Limitless Growth: Jenkin van Zyl

24 May - 10 August 2024

In Limitless Growth at Hua International in Beijing,Jenkin van Zyl draws from the world-building of his film-based project and installation,Surrender.Referencing dance marathons of the 1930s Great Depression, as well as queer nightlife and Japanese love hotels, Surrender follows the experience of rat-faced guests to the Paradise Engineering Endurance Partnership (P.E.E.P.) Hotel,who compete in a series of increasingly strange tournaments in the hotel’s ballroom that play with the limitations and expansiveness of the body.

Dance marathons emerged amidst an America obsessed with the idea of public endurance, with contestants pushed to their limits whilst dancing continuously for days in exchange for food, shelter and the possibility of a prize. Assigned partners, participants had to follow strict rules that often led to often bizarre workarounds: beds on the dance floor where contestants could rest for intensely short periods of time, as well as the completion of basic tasks, such as eating and bathing, whilst continuing to dance. If one half of a couple failed to adhere to strict competition rules and stopped moving, both contestants would face elimination. With storylines manipulated by their producers, these marathons often combined suffering and entertainment in a method that foreshadowed reality-TV and our contemporary attention economy.

In a pair of sculptures encircled by corridors of 2-way mirrors, Everybody Loves a Winner (Chrome Limitless Growth) i & ii (2024), van Zyl depicts chromed duets of dance marathon competitors. Teetering on stacks of energy drinks, and reflected infinitely within surveillance vitrines, the couples oscillate between collapse and endurance, seeming to compete out of an insatiable yearning, a desire for escapism, or a search for intimacy.

Caught in this state of strange grace and despair, the couples pivot on the pressure point at which barriers between the original and the copy, between self and other, collapse. Anchored in ambivalence, and supporting one another in mutual states of collapse, the sculptures relate archival photographs of collapsing couples in the 20th Century’s marathons to contemporary issues of productivity and the commodification of rest and activity.

Two buzzer systems, P.E.E.P. buzzer xiii & xiv, flank the vitrines. Referencing room selectors found in love hotels and instruments of bureaucratic or scientific experiments, the buzzers tease the promise of a locked doorway—the chance to revise,the chance to redo - to disappear, if only briefly— and take on mischievous and contradictory combinations.

Despite these frameworks of control and alienation the couples persevere. Van Zyl suggests that "as much as the project of Surrender is about The End it is also about beginnings, with a view of the self which isn’t wholly individualized and is consequently inseparable from relations of care and interdependence.” The partners in Limitless Growth’s marathon exist not in their permanence, but in the resilience with which they together might instead recover, re-recover and reform, encapsulating what Samuel Beckett named in The Unnamable: "... you must go on. I can’t go on. I’ll go on."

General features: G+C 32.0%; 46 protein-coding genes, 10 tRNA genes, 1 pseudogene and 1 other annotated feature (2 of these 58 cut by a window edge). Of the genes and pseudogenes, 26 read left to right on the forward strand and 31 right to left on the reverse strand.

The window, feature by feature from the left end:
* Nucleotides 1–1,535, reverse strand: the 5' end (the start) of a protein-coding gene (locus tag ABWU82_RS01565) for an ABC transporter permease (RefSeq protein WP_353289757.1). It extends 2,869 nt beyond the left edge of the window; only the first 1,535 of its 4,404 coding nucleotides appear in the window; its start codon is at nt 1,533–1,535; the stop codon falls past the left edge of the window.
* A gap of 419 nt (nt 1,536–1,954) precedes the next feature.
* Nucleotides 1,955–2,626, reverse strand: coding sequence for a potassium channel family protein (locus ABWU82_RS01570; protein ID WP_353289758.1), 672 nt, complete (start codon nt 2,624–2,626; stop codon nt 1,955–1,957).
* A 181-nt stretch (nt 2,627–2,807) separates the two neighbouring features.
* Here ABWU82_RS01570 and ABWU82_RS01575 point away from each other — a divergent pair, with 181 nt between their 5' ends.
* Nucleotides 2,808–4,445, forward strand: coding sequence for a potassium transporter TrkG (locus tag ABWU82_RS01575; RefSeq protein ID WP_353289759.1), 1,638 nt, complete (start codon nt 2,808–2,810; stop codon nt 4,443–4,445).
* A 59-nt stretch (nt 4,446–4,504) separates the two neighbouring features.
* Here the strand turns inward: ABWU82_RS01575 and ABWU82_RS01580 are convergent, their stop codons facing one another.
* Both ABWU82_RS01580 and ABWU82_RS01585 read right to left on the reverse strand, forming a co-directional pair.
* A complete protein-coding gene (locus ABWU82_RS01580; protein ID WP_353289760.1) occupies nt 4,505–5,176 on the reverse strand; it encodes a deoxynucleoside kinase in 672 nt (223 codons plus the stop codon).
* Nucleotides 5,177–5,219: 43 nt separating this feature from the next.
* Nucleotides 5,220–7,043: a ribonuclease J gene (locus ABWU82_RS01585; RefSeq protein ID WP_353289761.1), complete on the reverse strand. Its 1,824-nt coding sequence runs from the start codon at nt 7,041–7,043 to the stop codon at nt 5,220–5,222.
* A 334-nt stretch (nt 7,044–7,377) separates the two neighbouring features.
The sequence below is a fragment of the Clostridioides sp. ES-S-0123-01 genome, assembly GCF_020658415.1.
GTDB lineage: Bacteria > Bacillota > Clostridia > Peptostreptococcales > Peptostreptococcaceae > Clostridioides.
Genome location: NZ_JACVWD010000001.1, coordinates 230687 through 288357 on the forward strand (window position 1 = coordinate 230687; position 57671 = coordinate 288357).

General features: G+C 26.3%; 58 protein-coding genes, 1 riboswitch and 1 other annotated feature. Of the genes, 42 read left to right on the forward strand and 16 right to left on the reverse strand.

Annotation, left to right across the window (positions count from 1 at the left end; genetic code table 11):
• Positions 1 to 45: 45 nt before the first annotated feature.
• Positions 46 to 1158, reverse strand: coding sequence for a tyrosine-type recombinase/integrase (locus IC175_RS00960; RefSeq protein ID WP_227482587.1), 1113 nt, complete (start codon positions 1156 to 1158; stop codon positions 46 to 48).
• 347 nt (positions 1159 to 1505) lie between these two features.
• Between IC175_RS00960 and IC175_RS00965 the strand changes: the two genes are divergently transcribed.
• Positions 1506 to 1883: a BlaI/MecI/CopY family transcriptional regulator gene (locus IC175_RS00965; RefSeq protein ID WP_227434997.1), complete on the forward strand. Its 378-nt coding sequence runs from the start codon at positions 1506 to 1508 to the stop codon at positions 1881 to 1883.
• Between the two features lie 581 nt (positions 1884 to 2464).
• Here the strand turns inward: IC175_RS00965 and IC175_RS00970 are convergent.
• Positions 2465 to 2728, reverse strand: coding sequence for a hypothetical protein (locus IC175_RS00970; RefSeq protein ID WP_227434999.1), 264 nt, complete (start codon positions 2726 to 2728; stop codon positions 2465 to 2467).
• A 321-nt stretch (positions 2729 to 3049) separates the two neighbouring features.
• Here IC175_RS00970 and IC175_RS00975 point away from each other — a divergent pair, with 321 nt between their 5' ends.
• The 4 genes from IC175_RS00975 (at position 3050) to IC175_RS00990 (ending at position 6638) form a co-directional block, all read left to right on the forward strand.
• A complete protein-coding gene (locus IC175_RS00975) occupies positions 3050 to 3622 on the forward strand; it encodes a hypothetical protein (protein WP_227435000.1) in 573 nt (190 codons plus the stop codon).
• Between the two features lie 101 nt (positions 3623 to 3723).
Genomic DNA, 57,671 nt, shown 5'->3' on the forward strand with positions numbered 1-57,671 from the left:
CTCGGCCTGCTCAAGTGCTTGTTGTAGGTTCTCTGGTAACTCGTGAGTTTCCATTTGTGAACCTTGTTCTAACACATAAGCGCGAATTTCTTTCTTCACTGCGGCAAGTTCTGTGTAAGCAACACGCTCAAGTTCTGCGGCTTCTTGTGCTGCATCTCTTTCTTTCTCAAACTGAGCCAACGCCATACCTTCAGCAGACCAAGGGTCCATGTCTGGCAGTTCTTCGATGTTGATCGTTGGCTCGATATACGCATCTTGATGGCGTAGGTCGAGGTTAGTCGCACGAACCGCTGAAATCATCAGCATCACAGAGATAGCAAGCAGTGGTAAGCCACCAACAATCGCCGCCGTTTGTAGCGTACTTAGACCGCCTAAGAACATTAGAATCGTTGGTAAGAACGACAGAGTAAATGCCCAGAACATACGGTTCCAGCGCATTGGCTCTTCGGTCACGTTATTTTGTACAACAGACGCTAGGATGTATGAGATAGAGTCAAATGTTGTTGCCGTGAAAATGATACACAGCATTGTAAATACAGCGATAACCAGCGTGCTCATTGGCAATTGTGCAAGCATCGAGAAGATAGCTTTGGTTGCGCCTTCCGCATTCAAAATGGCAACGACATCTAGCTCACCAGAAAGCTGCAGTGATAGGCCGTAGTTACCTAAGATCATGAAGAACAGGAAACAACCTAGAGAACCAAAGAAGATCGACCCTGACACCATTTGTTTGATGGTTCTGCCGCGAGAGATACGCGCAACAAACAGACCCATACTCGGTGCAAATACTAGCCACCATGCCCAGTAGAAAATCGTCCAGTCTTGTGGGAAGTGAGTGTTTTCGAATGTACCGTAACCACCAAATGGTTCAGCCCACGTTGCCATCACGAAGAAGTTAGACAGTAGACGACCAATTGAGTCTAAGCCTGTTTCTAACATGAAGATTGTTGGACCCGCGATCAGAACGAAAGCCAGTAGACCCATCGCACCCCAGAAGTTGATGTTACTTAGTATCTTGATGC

Jenkin van Zyl is a multi-disciplinary artist based in London who makes hallucinatory, narrative installations, typically centred on film. With initial projects ignited by guerilla filmmaking on the ruins of Hollywood movie sets, van Zyl’s projects orbit around fantastical countercultural communities: ghouls breeding cakes in aircrafts, latex inflatables hazed in a desert fortress, and rats competing in dance marathons.


Conjured with a queer irreverence,one that is attentive to the power and politics of fantasy,his films perform carnivalesque explorations of abandoned yet grandiose neoliberal landscapes. Through this world-making van Zyl initiate an underworld revolt of transient spaces: the hotel, the airport, the desert, the casino, the stage, the set. Binaries of front and back-stage, self and other, desire and revulsion are displaced by instability, entropy and multiplicity, and here characters cycle through patterns of creative and destructive phenomena, in attempts to move away from the tyranny of individual identity towards a communal celebration of collapse. Beyond the screen these worlds have a material legacy as sculptural escapees, and are often shown within cinemas built from reconfigured materials such as pneumatic tube systems, infinity mirrors and fuselage.

Jenkin van Zyl received a postgraduate diploma from the Royal Academy, London in 2021 and was the recipient of the Gold Medal Prize. His work has been profiled in Frieze, ArtForum, The Guardian, Spike art, Vogue, The White Review, i-D magazine, Art Monthly and was recently named as one of London’s best young artists by Time Out.


Van Zyl’s recent presentations include solo presentations Surrender, FACT, Liverpool, and Edel Assanti, London; Machines of Love, Tramway, Glasgow; Vore, Rose Easton, London; Cabin Pressure, Amanda Wilkinson Gallery, London; Oblivion Industry, The Horse Hospital, London and selected group presentations at BarbeàPapa,CAPC,Bordeaux;Transmediale,Kunstraum Kreuzberg, Berlin; Kiss my Genders, Hayward Gallery, London and The Horror Show!, Somerset House, London.

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